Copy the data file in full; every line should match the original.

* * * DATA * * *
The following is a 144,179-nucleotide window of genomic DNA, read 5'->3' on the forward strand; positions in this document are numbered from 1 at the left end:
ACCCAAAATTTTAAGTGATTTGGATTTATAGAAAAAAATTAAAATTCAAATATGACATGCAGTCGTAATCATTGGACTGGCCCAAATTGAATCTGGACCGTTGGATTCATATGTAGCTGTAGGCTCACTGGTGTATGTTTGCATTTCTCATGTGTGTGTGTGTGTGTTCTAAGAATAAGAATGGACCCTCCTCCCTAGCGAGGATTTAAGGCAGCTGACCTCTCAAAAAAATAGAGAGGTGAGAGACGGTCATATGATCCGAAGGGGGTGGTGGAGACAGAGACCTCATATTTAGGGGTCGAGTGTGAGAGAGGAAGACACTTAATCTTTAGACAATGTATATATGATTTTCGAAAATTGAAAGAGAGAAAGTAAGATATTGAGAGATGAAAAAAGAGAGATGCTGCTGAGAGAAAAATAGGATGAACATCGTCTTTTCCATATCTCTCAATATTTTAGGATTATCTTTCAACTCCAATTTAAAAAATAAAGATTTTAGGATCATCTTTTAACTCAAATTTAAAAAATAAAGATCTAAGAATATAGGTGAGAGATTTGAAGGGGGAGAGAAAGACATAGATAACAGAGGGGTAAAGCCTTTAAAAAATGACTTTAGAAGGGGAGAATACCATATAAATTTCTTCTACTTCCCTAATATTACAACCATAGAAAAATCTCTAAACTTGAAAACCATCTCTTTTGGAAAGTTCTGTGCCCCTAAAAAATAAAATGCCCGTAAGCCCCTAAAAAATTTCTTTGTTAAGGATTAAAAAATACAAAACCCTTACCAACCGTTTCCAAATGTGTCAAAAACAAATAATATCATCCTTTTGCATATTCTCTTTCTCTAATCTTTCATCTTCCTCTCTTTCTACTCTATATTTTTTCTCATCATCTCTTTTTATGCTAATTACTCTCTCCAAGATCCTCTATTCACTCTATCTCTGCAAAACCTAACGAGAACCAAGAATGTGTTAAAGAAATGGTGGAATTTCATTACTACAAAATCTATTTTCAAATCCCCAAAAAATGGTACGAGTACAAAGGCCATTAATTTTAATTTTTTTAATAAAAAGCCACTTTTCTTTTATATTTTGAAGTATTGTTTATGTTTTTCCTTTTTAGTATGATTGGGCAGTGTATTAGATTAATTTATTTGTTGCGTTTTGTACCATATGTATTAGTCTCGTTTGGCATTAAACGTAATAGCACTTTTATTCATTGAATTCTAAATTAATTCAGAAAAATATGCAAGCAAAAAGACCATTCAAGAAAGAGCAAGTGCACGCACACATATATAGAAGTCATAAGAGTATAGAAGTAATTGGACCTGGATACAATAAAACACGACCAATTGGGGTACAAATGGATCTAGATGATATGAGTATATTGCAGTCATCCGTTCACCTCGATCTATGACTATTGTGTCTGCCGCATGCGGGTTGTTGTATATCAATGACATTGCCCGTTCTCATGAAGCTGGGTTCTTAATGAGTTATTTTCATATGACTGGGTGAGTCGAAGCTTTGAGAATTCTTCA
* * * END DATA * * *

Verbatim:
The following is a 144,179-nucleotide window of genomic DNA, read 5'->3' on the forward strand; positions in this document are numbered from 1 at the left end:
ACCCAAAATTTTAAGTGATTTGGATTTATAGAAAAAAATTAAAATTCAAATATGACATGCAGTCGTAATCATTGGACTGGCCCAAATTGAATCTGGACCGTTGGATTCATATGTAGCTGTAGGCTCACTGGTGTATGTTTGCATTTCTCATGTGTGTGTGTGTGTGTTCTAAGAATAAGAATGGACCCTCCTCCCTAGCGAGGATTTAAGGCAGCTGACCTCTCAAAAAAATAGAGAGGTGAGAGACGGTCATATGATCCGAAGGGGGTGGTGGAGACAGAGACCTCATATTTAGGGGTCGAGTGTGAGAGAGGAAGACACTTAATCTTTAGACAATGTATATATGATTTTCGAAAATTGAAAGAGAGAAAGTAAGATATTGAGAGATGAAAAAAGAGAGATGCTGCTGAGAGAAAAATAGGATGAACATCGTCTTTTCCATATCTCTCAATATTTTAGGATTATCTTTCAACTCCAATTTAAAAAATAAAGATTTTAGGATCATCTTTTAACTCAAATTTAAAAAATAAAGATCTAAGAATATAGGTGAGAGATTTGAAGGGGGAGAGAAAGACATAGATAACAGAGGGGTAAAGCCTTTAAAAAATGACTTTAGAAGGGGAGAATACCATATAAATTTCTTCTACTTCCCTAATATTACAACCATAGAAAAATCTCTAAACTTGAAAACCATCTCTTTTGGAAAGTTCTGTGCCCCTAAAAAATAAAATGCCCGTAAGCCCCTAAAAAATTTCTTTGTTAAGGATTAAAAAATACAAAACCCTTACCAACCGTTTCCAAATGTGTCAAAAACAAATAATATCATCCTTTTGCATATTCTCTTTCTCTAATCTTTCATCTTCCTCTCTTTCTACTCTATATTTTTTCTCATCATCTCTTTTTATGCTAATTACTCTCTCCAAGATCCTCTATTCACTCTATCTCTGCAAAACCTAACGAGAACCAAGAATGTGTTAAAGAAATGGTGGAATTTCATTACTACAAAATCTATTTTCAAATCCCCAAAAAATGGTACGAGTACAAAGGCCATTAATTTTAATTTTTTTAATAAAAAGCCACTTTTCTTTTATATTTTGAAGTATTGTTTATGTTTTTCCTTTTTAGTATGATTGGGCAGTGTATTAGATTAATTTATTTGTTGCGTTTTGTACCATATGTATTAGTCTCGTTTGGCATTAAACGTAATAGCACTTTTATTCATTGAATTCTAAATTAATTCAGAAAAATATGCAAGCAAAAAGACCATTCAAGAAAGAGCAAGTGCACGCACACATATATAGAAGTCATAAGAGTATAGAAGTAATTGGACCTGGATACAATAAAACACGACCAATTGGGGTACAAATGGATCTAGATGATATGAGTATATTGCAGTCATCCGTTCACCTCGATCTATGACTATTGTGTCTGCCGCATGCGGGTTGTTGTATATCAATGACATTGCCCGTTCTCATGAAGCTGGGTTCTTAATGAGTTATTTTCATATGACTGGGTGAGTCGAAGCTTTGAGAATTCTTCA